Show comments

    Just the standard arrogant, ignorant, unionist MSM tripe from the BRITNAT Speccie.

    The people of Catalunya and Scotland are on their own inevitable journeys towards self determination.

    Good luck to the people of Catalunya in determining their future.

    Thankfully in just a few short years the people of Scotland WILL make our decision to be independent.


  • Might it be more productive to reflect that Jeremy Corbyn’s speech, whether it was written by Keir Hardie, Allan Massie or Bill Bailey went down extremely well, despite the frantic efforts of consensus-mind media to cry foul, and that he is not playing to the usual agenda or by the rules set by those who wish to form opinion?

    • KingEric

      Went down extremely well with who exactly? Firstly, the amount of people who listened to it was extremely small and for the vast majority, it was probably only the coverage on the news media they saw. Given that the biggest story was that it was a very old speech, given by someone proclaiming himself to offer something new and different, I doubt it changed any minds of the people he needs to change. In other words, his speech ended up as a damp squib.

  • Man on the Clapham omnibus

    I don’t think you know very much about Catalonia and the history of the Catalans. There are two great differences between the Scottish and Catalan situations:

    1. The Scots may, to some extent, dislike the English and the Tories in particular, but it is no more than a dislike. Many Catalans view Castilians and Franco as interchangeable and they have a visceral hatred of both

    2. The economic case for Scottish independence was very thin and with the low oil price nonexistent: in fact there is a strong case for the status quo. This is not true in the case of Catalonia: it has a population of seven million plus; there are more Catalan speakers than Danish speakers; it makes a major contribution to the Spanish state, approximately 8% of Catalonia’s GDP – far more than any likely contribution to Brussels; it uses the Euro and could continue to do so – it is true it would not an independent central bank, but then neither does Spain. Quite simply it is one of the most prosperous parts of Spain along with the Basque country.

    Your point that Catalonia is an amalgam of different entities is absolute nonsense – you may as well say there are many counties in Scotland. In fact the more rural areas outside Barcelona seem to be more strongly in favour of independence. Some of the small rural towns could teach the North Walians a lesson or two in linguistic apartheid – although they always try to speak French or English.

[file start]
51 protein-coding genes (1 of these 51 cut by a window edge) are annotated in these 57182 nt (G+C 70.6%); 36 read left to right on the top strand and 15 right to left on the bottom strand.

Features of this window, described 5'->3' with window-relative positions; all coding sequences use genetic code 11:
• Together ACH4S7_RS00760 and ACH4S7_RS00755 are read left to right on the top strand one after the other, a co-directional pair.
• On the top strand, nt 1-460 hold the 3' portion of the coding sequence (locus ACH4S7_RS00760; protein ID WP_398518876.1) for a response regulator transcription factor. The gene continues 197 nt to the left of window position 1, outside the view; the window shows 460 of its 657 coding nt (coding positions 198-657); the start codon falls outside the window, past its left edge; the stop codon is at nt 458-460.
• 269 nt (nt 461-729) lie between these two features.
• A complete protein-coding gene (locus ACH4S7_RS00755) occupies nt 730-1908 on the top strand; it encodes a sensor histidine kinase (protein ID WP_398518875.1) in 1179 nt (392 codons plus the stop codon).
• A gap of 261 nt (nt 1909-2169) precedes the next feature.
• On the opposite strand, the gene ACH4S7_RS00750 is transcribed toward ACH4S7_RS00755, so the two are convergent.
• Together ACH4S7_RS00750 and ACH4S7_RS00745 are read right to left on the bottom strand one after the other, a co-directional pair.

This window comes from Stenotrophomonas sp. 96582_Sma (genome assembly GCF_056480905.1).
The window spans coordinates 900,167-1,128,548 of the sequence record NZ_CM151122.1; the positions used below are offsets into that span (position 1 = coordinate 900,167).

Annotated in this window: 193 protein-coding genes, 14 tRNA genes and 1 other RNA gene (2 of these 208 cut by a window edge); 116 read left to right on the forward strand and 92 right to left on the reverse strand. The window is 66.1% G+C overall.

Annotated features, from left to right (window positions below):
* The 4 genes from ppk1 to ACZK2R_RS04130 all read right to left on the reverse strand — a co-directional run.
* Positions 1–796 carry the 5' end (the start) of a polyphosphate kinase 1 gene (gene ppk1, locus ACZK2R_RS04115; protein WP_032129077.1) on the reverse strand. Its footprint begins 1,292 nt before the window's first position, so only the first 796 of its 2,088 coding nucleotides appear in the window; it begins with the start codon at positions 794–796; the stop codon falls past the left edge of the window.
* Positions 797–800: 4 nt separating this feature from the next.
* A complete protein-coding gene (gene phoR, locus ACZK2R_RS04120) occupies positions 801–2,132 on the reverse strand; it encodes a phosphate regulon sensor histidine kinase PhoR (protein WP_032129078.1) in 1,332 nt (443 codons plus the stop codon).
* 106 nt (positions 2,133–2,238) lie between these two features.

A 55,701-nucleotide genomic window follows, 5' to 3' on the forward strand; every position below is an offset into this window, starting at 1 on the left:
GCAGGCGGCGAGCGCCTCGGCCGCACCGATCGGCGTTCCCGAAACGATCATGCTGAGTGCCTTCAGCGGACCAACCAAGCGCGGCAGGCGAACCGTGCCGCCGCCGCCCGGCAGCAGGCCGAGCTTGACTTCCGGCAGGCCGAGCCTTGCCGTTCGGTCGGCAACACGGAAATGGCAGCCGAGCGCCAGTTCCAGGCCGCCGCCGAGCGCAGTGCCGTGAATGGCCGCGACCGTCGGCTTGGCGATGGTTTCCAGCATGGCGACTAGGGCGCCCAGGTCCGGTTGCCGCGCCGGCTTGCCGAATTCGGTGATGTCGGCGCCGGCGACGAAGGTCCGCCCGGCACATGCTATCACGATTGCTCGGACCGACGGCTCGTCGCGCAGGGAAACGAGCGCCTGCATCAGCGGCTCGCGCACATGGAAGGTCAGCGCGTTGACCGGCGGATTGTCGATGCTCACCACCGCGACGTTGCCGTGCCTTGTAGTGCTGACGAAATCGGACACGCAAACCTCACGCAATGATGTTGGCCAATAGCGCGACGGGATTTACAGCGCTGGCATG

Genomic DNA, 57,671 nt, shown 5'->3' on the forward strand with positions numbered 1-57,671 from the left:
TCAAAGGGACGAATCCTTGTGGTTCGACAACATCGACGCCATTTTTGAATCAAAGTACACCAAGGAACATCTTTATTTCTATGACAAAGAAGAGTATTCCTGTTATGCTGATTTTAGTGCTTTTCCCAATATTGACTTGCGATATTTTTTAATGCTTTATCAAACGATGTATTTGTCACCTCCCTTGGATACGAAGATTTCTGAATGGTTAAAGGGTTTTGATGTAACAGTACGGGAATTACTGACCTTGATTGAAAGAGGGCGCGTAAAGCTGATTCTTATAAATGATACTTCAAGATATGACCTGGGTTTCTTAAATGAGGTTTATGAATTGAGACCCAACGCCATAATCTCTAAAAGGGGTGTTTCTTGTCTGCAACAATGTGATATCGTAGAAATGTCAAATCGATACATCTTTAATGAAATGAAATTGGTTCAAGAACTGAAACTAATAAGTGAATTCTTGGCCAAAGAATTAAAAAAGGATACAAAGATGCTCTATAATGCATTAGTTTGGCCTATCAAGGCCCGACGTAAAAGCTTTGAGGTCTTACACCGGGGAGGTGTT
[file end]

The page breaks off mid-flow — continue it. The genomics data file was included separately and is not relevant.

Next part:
The most difficult aspect would be the bloody minded attitude of Spanish government and the likelihood that if Catalonia went so would the Basque country. But this will probably just delay things.

    Finally, you are right that Madrid shouting at the Catalans will guarantee their exit.

    • rob232

      There is no mandate for an independent Catalonia. The majority did not vote for a plebiscite.
      In the event of a possible referendum when people tend to vote for the status quo I doubt if more than forty percent would vote for separatism.
      The Spanish constitution doesn’t contemplate independence of different regions. Whose fault is that? Well Catalonia has had enormous influence in Spanish government over the last forty years including forming a national coalition government with both PSOE and PP during eight years. It boasts more than its fair share of diputados in the Cortes. One assumes that the Constitution approved by referendum in 1978 and maintained these last 40 years had Catalan approval at least until recently. One of the advantages of a written constitution is it protects us from the excesses of individual politicians.

      • Man on the Clapham omnibus

        You are probably right, but it does depend on Madrid treating the situation carefully. The point I was making wasn’t that the Catalans would definitely go for independence, rather that unlike Scotland there are few economic problems in doing so, and there are no emotional bonds with Madrid.

    • Zalacain

      “Many Catalans view Castilians and Franco as interchangeable and they have a visceral hatred of both” As irrational a point of view as it gets. That would be similar to people seen Stalin and Russia as interchangeable.